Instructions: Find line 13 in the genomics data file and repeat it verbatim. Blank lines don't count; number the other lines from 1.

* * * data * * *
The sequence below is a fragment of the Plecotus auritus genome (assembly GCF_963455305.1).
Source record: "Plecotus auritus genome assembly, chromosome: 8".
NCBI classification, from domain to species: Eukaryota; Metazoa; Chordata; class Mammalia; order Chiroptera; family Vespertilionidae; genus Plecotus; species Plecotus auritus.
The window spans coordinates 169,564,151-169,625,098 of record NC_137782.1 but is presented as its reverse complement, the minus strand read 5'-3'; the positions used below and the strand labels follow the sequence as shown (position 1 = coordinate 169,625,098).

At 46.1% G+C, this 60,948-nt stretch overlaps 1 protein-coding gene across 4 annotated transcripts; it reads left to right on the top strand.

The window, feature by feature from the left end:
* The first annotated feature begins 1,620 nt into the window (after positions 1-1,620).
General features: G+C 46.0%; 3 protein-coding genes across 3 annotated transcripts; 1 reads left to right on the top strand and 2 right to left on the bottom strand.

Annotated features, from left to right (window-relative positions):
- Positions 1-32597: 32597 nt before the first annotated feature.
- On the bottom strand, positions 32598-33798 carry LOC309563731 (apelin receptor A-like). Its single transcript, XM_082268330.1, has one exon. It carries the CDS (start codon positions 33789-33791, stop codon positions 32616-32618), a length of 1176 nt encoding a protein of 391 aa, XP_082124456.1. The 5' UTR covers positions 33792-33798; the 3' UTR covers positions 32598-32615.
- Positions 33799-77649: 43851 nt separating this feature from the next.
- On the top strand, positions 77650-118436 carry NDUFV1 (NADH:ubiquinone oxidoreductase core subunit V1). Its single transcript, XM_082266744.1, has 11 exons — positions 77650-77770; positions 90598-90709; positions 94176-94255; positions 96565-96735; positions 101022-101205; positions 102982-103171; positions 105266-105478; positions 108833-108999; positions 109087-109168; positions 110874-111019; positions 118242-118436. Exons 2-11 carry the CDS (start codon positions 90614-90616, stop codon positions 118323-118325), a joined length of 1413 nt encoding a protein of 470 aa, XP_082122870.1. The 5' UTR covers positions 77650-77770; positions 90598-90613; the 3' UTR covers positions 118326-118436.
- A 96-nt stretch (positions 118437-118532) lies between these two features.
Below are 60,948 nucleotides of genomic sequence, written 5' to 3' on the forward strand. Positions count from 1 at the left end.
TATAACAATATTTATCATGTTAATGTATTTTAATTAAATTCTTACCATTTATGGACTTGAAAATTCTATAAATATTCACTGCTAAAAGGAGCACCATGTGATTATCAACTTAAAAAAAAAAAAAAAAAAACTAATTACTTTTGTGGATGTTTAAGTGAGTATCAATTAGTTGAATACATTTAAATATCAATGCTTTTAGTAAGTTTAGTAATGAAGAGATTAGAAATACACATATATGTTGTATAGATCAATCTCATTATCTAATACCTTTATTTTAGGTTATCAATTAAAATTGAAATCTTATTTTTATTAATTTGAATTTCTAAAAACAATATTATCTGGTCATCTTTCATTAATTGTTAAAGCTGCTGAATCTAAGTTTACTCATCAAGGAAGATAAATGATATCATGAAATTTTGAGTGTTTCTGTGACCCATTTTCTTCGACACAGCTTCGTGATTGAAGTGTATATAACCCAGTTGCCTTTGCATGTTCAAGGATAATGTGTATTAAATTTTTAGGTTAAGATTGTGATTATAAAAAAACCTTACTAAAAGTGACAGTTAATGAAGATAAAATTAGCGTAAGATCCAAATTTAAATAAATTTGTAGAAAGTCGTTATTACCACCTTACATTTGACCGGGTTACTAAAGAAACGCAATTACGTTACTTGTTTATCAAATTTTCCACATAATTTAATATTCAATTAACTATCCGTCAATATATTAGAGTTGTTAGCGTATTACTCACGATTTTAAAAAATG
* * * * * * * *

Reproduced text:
- On the top strand, positions 77650-118436 carry NDUFV1 (NADH:ubiquinone oxidoreductase core subunit V1). Its single transcript, XM_082266744.1, has 11 exons — positions 77650-77770; positions 90598-90709; positions 94176-94255; positions 96565-96735; positions 101022-101205; positions 102982-103171; positions 105266-105478; positions 108833-108999; positions 109087-109168; positions 110874-111019; positions 118242-118436. Exons 2-11 carry the CDS (start codon positions 90614-90616, stop codon positions 118323-118325), a joined length of 1413 nt encoding a protein of 470 aa, XP_082122870.1. The 5' UTR covers positions 77650-77770; positions 90598-90613; the 3' UTR covers positions 118326-118436.